When Simplicity is the Harder Option - Calendars for Tiny Distributed Workgroups

2 minute read

One thing I’m finding a little difficult since I’m used to develop enterprise wide interoperability options for large organizations and companies is that scaling down to very small workgroups is much harder than it seems in terms of getting them to collaborate but still stick to standards that will allow the group to grow over time.

I mentioned the other week about chucking MediaWiki in favour of the much, much more stripped and simple Dokuwiki for my non-tech-savvy and predominantly dial up enabled political organization here in the Okanagan. That was a major coup. It’s scary how suddenly even luddites are using it. I love the fact they are though. I feel it’s made the whole group much more productive. Oh yes, and free – important for a group on an IT budget of zero.

Now, I’ve got another problem: scheduling. Originally, so everyone could see a number of calendars we had to put up, I threw up the excellent PHP iCalendar on a server and just uploaded the file from my handy Apple iCal, as well as provided instructions on how to subscribe to it from iCal, Sunbird, Moz Cal, and (I had thought) Outlook 2002+.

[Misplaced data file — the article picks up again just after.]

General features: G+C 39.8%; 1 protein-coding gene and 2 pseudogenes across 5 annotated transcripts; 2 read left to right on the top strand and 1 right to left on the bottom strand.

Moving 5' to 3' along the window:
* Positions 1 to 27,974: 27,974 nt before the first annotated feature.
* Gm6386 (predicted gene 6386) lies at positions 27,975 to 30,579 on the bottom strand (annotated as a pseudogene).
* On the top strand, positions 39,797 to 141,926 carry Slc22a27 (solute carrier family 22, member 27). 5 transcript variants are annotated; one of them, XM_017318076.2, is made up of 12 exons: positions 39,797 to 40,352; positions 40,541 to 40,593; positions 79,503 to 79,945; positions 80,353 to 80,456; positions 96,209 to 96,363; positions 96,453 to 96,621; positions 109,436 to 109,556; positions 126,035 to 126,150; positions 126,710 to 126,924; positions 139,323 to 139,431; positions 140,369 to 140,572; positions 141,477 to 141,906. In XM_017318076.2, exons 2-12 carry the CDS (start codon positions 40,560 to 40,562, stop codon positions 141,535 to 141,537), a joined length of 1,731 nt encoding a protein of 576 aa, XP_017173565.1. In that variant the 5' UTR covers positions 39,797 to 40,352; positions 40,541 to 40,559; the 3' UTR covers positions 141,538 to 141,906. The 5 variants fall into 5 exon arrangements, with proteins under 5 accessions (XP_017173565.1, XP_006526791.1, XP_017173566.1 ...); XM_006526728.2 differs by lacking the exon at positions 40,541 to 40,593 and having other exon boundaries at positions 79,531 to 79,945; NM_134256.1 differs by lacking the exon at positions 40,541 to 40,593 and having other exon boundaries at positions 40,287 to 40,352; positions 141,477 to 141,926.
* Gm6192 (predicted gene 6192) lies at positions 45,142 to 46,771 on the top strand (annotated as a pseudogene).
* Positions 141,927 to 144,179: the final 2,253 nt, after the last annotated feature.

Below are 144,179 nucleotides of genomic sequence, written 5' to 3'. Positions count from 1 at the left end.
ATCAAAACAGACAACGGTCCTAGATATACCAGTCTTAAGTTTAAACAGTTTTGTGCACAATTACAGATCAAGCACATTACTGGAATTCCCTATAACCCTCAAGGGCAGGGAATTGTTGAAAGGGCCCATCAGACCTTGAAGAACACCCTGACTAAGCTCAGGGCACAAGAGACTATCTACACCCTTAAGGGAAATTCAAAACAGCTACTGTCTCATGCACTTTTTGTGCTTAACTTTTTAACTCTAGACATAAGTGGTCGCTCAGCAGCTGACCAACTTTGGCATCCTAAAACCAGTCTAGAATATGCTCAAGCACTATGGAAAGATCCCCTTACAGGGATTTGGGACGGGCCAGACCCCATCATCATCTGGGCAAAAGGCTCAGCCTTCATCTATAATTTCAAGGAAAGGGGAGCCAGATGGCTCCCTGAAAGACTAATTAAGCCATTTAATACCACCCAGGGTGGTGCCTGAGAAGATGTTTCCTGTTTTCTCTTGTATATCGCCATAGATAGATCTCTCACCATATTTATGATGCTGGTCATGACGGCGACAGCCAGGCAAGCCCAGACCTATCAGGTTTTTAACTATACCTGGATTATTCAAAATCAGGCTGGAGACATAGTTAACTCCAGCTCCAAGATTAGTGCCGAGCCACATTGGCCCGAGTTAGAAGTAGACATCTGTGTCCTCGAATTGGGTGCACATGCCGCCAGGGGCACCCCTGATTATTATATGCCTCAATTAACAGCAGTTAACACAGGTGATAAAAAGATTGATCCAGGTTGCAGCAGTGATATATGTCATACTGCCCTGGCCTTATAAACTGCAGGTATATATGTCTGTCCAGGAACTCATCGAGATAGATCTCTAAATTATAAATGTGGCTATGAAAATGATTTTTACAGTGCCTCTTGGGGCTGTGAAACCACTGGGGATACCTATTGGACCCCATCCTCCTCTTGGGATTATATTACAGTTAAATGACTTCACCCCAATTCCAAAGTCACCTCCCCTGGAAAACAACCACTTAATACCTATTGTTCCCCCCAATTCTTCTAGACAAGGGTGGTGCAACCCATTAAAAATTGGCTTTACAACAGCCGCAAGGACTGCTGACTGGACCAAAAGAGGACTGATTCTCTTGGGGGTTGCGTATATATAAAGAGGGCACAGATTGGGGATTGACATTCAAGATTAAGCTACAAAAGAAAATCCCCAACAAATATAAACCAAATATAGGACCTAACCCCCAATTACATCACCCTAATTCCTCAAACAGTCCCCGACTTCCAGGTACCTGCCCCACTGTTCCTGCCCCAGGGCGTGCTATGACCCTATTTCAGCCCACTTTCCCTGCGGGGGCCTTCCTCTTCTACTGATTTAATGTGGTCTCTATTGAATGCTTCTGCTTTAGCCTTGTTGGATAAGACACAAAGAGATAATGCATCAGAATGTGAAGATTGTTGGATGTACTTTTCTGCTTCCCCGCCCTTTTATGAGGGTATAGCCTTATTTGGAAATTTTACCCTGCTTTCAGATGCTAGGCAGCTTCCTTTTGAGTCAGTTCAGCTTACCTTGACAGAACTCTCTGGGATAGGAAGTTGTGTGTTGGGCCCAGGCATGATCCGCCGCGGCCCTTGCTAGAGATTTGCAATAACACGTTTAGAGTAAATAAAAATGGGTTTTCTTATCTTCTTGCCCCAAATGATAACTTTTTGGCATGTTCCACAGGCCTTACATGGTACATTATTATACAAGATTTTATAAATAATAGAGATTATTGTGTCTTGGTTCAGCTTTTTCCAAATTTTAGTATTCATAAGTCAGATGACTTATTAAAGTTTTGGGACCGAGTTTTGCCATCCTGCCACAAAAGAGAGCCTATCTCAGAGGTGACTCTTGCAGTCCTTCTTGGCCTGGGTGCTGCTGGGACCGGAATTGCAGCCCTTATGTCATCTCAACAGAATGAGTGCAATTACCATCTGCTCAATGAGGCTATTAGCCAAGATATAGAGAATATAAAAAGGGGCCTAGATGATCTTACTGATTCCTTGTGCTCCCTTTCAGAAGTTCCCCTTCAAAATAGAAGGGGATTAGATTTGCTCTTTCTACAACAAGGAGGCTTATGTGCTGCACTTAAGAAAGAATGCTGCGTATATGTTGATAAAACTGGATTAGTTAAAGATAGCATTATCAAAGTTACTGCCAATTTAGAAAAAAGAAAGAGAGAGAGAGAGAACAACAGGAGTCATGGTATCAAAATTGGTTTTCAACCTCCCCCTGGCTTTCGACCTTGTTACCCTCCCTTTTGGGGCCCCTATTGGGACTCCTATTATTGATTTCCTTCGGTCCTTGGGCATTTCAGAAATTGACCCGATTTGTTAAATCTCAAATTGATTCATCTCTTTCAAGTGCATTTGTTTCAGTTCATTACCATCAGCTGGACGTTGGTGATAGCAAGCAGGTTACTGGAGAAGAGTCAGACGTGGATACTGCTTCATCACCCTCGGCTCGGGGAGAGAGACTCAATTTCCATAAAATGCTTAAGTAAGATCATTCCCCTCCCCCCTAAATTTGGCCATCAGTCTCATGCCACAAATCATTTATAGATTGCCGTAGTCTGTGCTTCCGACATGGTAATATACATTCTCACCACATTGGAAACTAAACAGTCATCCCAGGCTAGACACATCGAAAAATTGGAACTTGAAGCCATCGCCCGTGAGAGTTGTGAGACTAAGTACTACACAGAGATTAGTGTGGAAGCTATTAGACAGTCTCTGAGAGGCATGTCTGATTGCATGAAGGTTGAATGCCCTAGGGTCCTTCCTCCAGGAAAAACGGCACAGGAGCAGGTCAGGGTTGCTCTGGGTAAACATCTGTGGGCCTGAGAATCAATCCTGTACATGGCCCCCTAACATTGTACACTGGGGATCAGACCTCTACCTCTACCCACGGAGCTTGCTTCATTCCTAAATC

However, now the issue is that I really need to start letting other users change those files and don’t want to be the bottleneck where everyone goes through sending me changes. Everyone in the small group can be trusted so I was just going to protect the interface with a simple .htaccess. And the interface needs to be clean, easily understandable and attractive.

Actually, really all I need is PHP iCalendar with the added ability to allow anyone to add events to the calendars already there. Don’t want to bother with a full database solution (tried webcalendar this evening and thought it was overkill and er, not really that pretty) and still want those calendars iCal-standard compatible and capable of being subscribed to. I thought briefly of Horde’s Kronolith (man, when we get larger, we are so going to a unified LDAP directory) but again, overkill. As would be any calendaring server solution that requires a database at the moment.

Anyone got any ideas besides me hacking the PHP iCalendar parser to give it “add event” functions? Care to save me some search and/or hack time?

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